Today is National Heatstroke Prevention Day! Sadly there have been 24 deaths so far in the US this year--we are ahead of last year at this time! Today our partners in safety, Safe Kids, will be posting on Facebook and tweet every hour on the hour from 10 a.m. to 5 p.m. various safety messages. Safe Kids will be using the hash tag #heatstroke on all its social media posts and asks you to do the same. We will be tweeting as well on our Twitter feed @mcfrs.
Below, please find some helpful tips from SafeKids as well as a video highlighting the danger. Please spread the word! BD
• July 31 is “National Heatstroke Prevention Day,” a day-long social media campaign created to raise awareness about the dangers of leaving children alone in hot cars.
• So far in 2013 there have been at least 24 deaths of children unattended in vehicles.
• These tragedies happened in 15 different states from Texas and Florida to Idaho and Minnesota.
• They happened in temperatures as hot as 100 degrees and as mild as 76 degrees.
• Safe Kids is working with NHTSA and the GM Foundation to ask all our partners to help us raise awareness about the dangers of leaving children alone in cars.
• Safe Kids is going to post on Facebook and tweet every hour on the hour from 10 a.m. to 5 p.m. Safe Kids will be using the hash tag #heatstroke on all its social media posts and asks you to do the same. Our twitter handle is @safekidsusa if you want to retweet.
• We’re asking everyone to get involved by using your social media outlets and posting as many times as you can throughout the day to keep the conversation going.
• We have sample posts and tweets for you at Safekids.org.
• Heatstroke is the leading cause of non-crash, vehicle-related deaths for children.
• It occurs when the body isn’t able to cool itself quickly enough and the body temperature rises to dangerous levels.
• Young children are particularly at risk as their body heats up three to five times faster than an adult’s.
• When a child’s internal temperature gets to 104 degrees, major organs begin to shut down. And when that child’s temperature reaches 107 degrees, the child can die.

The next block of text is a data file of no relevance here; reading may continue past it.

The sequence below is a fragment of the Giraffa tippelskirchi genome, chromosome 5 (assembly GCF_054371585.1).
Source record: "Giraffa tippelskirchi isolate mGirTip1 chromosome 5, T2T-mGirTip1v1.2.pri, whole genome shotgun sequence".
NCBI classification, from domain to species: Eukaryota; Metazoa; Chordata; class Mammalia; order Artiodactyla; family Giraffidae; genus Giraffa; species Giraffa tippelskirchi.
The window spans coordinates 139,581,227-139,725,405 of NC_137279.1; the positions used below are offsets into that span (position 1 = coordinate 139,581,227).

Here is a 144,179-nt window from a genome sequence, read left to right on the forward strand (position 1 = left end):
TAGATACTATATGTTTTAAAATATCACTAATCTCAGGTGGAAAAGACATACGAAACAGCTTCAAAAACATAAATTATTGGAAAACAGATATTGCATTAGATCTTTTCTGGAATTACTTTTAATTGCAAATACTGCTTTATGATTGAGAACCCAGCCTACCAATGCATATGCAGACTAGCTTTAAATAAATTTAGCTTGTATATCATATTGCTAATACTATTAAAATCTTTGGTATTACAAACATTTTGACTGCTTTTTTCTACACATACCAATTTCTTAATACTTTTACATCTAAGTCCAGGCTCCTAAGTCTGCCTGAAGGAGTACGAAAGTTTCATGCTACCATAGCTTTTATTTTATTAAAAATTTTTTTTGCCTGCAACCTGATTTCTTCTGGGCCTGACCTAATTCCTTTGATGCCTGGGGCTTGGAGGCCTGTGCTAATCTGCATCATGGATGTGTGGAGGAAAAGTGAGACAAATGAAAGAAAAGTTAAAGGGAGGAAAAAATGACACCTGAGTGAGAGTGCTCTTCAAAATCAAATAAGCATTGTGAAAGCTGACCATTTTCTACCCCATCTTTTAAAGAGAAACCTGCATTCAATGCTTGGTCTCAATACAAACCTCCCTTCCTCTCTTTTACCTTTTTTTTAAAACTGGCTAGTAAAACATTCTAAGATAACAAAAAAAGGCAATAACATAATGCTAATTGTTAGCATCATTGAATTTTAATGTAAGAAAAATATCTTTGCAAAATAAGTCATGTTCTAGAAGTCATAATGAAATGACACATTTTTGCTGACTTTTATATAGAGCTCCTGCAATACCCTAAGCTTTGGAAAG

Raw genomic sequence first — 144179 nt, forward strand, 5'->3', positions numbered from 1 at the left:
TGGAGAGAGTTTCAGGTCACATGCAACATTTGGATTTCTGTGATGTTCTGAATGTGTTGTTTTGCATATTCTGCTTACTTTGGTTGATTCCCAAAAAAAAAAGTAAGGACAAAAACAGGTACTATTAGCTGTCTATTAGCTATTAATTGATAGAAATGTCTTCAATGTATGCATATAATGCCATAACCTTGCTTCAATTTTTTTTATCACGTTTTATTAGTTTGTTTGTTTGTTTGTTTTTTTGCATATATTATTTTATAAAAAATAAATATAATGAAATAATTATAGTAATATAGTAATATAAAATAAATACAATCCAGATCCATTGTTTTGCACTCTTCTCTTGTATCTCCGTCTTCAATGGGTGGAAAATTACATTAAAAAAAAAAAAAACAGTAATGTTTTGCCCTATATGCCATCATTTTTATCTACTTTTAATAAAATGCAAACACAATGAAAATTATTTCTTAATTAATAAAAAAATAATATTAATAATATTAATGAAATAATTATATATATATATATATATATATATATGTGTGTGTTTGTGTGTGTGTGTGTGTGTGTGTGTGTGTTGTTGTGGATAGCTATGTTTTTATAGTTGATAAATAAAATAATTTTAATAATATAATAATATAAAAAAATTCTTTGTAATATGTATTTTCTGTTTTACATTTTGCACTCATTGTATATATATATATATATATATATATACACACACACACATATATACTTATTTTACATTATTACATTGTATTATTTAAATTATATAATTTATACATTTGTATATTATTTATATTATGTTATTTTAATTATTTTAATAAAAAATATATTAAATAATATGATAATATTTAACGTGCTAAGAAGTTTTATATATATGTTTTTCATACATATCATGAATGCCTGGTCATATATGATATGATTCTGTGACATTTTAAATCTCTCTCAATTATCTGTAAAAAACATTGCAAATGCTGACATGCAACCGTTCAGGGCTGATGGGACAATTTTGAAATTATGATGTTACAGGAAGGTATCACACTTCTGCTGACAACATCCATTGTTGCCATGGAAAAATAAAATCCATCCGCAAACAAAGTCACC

• Because of this, and because cars heat up so quickly – 19 degrees in 10 minutes – tragedies can happen faster than you think.
• Symptoms can quickly progress from flushed, dry skin and vomiting to seizures, organ failure and death.
• Since 1998, at least 585 children across the United States have died from heatstroke when unattended in a vehicle.
• That’s one child every 10 days.
• Happens in three ways:
•52% - child “forgotten" by caregiver
•29% - child playing in unattended vehicle
•18% - child intentionally left in vehicle by adult
• In 2010, 49 children died from heatstroke. In 2012, one of the hottest years on record, 33 children died.
• Heatstroke deaths have been recorded in 11 months of the year in nearly all 50 states.
Top Safety Tips
• Heatstroke can happen anytime. Anywhere.
o And it’s also completely preventable.
• We don’t want to see this happen to any family.
Safe Kids is working with great partners like NHTSA and the GM Foundation to remind parents and caregivers to ACT.
A: Avoid heatstroke-related injury and death by never leaving your child alone in a car, not even for a minute. And make sure to keep your car locked when you’re not in it so kids don’t get in on their own.
C: Create reminders by putting something in the back of your car next to your child such as a briefcase, a purse or a cell phone that is needed at your final destination. This is especially important if you’re not following your normal routine.
T: Take action. If you see a child alone in a car, call 911. Emergency personnel want you to call. They are trained to respond to these situations. One call could save a life.